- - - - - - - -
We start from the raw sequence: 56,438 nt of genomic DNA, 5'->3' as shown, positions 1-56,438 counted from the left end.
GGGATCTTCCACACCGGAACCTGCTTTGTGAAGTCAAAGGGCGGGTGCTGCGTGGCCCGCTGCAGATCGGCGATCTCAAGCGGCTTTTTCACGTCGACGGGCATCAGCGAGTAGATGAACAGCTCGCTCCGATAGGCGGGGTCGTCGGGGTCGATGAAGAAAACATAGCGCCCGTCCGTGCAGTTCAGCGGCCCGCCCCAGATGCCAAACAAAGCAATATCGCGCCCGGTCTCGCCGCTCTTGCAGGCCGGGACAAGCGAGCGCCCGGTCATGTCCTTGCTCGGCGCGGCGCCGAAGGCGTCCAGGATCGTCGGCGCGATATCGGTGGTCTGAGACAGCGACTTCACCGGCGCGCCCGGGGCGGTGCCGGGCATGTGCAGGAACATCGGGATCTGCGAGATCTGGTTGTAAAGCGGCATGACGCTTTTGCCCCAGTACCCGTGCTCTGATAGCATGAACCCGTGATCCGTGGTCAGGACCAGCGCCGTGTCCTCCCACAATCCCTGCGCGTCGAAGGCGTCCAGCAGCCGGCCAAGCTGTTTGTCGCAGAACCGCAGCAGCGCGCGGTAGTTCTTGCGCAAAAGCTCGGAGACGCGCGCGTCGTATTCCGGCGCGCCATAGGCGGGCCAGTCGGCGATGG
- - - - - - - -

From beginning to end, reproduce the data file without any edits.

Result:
We start from the raw sequence: 56,438 nt of genomic DNA, 5'->3' as shown, positions 1-56,438 counted from the left end.
GGGATCTTCCACACCGGAACCTGCTTTGTGAAGTCAAAGGGCGGGTGCTGCGTGGCCCGCTGCAGATCGGCGATCTCAAGCGGCTTTTTCACGTCGACGGGCATCAGCGAGTAGATGAACAGCTCGCTCCGATAGGCGGGGTCGTCGGGGTCGATGAAGAAAACATAGCGCCCGTCCGTGCAGTTCAGCGGCCCGCCCCAGATGCCAAACAAAGCAATATCGCGCCCGGTCTCGCCGCTCTTGCAGGCCGGGACAAGCGAGCGCCCGGTCATGTCCTTGCTCGGCGCGGCGCCGAAGGCGTCCAGGATCGTCGGCGCGATATCGGTGGTCTGAGACAGCGACTTCACCGGCGCGCCCGGGGCGGTGCCGGGCATGTGCAGGAACATCGGGATCTGCGAGATCTGGTTGTAAAGCGGCATGACGCTTTTGCCCCAGTACCCGTGCTCTGATAGCATGAACCCGTGATCCGTGGTCAGGACCAGCGCCGTGTCCTCCCACAATCCCTGCGCGTCGAAGGCGTCCAGCAGCCGGCCAAGCTGTTTGTCGCAGAACCGCAGCAGCGCGCGGTAGTTCTTGCGCAAAAGCTCGGAGACGCGCGCGTCGTATTCCGGCGCGCCATAGGCGGGCCAGTCGGCGATGG